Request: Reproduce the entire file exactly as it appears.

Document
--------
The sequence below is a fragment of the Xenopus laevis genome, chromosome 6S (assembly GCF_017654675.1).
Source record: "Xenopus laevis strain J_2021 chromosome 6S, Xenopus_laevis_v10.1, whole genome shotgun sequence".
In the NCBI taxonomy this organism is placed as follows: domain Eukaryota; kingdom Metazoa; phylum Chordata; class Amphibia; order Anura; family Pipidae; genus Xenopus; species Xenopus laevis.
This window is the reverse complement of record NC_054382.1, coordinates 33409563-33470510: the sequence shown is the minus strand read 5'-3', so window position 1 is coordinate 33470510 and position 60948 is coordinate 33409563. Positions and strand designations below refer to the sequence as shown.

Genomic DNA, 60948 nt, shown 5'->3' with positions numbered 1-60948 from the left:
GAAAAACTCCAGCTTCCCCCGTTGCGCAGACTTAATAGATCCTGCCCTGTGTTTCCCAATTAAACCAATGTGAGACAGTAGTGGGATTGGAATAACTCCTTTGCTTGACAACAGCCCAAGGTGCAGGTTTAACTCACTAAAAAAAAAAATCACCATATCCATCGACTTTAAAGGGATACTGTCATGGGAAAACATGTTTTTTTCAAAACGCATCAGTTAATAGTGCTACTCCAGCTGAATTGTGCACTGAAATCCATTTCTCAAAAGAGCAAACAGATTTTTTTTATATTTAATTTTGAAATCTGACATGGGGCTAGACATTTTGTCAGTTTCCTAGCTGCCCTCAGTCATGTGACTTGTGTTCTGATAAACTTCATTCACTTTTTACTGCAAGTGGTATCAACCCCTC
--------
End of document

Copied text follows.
The sequence below is a fragment of the Xenopus laevis genome, chromosome 6S (assembly GCF_017654675.1).
Source record: "Xenopus laevis strain J_2021 chromosome 6S, Xenopus_laevis_v10.1, whole genome shotgun sequence".
In the NCBI taxonomy this organism is placed as follows: domain Eukaryota; kingdom Metazoa; phylum Chordata; class Amphibia; order Anura; family Pipidae; genus Xenopus; species Xenopus laevis.
This window is the reverse complement of record NC_054382.1, coordinates 33409563-33470510: the sequence shown is the minus strand read 5'-3', so window position 1 is coordinate 33470510 and position 60948 is coordinate 33409563. Positions and strand designations below refer to the sequence as shown.

Genomic DNA, 60948 nt, shown 5'->3' with positions numbered 1-60948 from the left:
GAAAAACTCCAGCTTCCCCCGTTGCGCAGACTTAATAGATCCTGCCCTGTGTTTCCCAATTAAACCAATGTGAGACAGTAGTGGGATTGGAATAACTCCTTTGCTTGACAACAGCCCAAGGTGCAGGTTTAACTCACTAAAAAAAAAAATCACCATATCCATCGACTTTAAAGGGATACTGTCATGGGAAAACATGTTTTTTTCAAAACGCATCAGTTAATAGTGCTACTCCAGCTGAATTGTGCACTGAAATCCATTTCTCAAAAGAGCAAACAGATTTTTTTTATATTTAATTTTGAAATCTGACATGGGGCTAGACATTTTGTCAGTTTCCTAGCTGCCCTCAGTCATGTGACTTGTGTTCTGATAAACTTCATTCACTTTTTACTGCAAGTGGTATCAACCCCTC